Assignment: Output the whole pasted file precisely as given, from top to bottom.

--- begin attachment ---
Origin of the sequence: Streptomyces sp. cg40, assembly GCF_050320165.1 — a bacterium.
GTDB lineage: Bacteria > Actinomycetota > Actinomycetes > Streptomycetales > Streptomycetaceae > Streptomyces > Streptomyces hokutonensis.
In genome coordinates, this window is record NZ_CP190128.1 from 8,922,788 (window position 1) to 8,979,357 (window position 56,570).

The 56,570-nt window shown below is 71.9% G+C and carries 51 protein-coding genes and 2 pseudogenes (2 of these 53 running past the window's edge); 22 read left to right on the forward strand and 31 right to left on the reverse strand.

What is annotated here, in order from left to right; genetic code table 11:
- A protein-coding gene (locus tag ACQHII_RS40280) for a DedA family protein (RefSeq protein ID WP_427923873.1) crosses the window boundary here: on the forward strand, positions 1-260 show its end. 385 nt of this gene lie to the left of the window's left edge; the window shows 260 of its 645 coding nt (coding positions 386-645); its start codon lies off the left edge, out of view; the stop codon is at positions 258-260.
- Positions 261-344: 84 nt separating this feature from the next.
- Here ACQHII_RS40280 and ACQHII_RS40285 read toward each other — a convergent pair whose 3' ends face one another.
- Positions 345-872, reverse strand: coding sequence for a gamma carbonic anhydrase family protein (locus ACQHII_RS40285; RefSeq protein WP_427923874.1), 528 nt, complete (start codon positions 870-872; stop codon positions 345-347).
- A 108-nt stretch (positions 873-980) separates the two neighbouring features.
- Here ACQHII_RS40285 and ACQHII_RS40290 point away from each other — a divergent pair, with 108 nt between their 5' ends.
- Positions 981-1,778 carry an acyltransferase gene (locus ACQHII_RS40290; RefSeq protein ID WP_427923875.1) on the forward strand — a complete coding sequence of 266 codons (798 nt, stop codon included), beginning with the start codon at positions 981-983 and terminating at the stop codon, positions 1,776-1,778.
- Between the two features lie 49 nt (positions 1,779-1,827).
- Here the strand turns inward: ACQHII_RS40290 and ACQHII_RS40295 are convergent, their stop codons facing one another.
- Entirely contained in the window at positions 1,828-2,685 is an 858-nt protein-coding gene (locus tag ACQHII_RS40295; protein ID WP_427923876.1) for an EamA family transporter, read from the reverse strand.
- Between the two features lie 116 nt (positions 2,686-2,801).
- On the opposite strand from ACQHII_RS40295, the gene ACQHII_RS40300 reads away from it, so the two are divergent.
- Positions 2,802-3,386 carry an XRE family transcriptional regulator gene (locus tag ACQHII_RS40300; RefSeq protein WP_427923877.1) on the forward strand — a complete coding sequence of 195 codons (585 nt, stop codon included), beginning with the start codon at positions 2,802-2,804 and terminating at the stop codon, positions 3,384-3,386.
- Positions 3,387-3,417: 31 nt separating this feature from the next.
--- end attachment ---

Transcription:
Origin of the sequence: Streptomyces sp. cg40, assembly GCF_050320165.1 — a bacterium.
GTDB lineage: Bacteria > Actinomycetota > Actinomycetes > Streptomycetales > Streptomycetaceae > Streptomyces > Streptomyces hokutonensis.
In genome coordinates, this window is record NZ_CP190128.1 from 8,922,788 (window position 1) to 8,979,357 (window position 56,570).

The 56,570-nt window shown below is 71.9% G+C and carries 51 protein-coding genes and 2 pseudogenes (2 of these 53 running past the window's edge); 22 read left to right on the forward strand and 31 right to left on the reverse strand.

What is annotated here, in order from left to right; genetic code table 11:
- A protein-coding gene (locus tag ACQHII_RS40280) for a DedA family protein (RefSeq protein ID WP_427923873.1) crosses the window boundary here: on the forward strand, positions 1-260 show its end. 385 nt of this gene lie to the left of the window's left edge; the window shows 260 of its 645 coding nt (coding positions 386-645); its start codon lies off the left edge, out of view; the stop codon is at positions 258-260.
- Positions 261-344: 84 nt separating this feature from the next.
- Here ACQHII_RS40280 and ACQHII_RS40285 read toward each other — a convergent pair whose 3' ends face one another.
- Positions 345-872, reverse strand: coding sequence for a gamma carbonic anhydrase family protein (locus ACQHII_RS40285; RefSeq protein WP_427923874.1), 528 nt, complete (start codon positions 870-872; stop codon positions 345-347).
- A 108-nt stretch (positions 873-980) separates the two neighbouring features.
- Here ACQHII_RS40285 and ACQHII_RS40290 point away from each other — a divergent pair, with 108 nt between their 5' ends.
- Positions 981-1,778 carry an acyltransferase gene (locus ACQHII_RS40290; RefSeq protein ID WP_427923875.1) on the forward strand — a complete coding sequence of 266 codons (798 nt, stop codon included), beginning with the start codon at positions 981-983 and terminating at the stop codon, positions 1,776-1,778.
- Between the two features lie 49 nt (positions 1,779-1,827).
- Here the strand turns inward: ACQHII_RS40290 and ACQHII_RS40295 are convergent, their stop codons facing one another.
- Entirely contained in the window at positions 1,828-2,685 is an 858-nt protein-coding gene (locus tag ACQHII_RS40295; protein ID WP_427923876.1) for an EamA family transporter, read from the reverse strand.
- Between the two features lie 116 nt (positions 2,686-2,801).
- On the opposite strand from ACQHII_RS40295, the gene ACQHII_RS40300 reads away from it, so the two are divergent.
- Positions 2,802-3,386 carry an XRE family transcriptional regulator gene (locus tag ACQHII_RS40300; RefSeq protein WP_427923877.1) on the forward strand — a complete coding sequence of 195 codons (585 nt, stop codon included), beginning with the start codon at positions 2,802-2,804 and terminating at the stop codon, positions 3,384-3,386.
- Positions 3,387-3,417: 31 nt separating this feature from the next.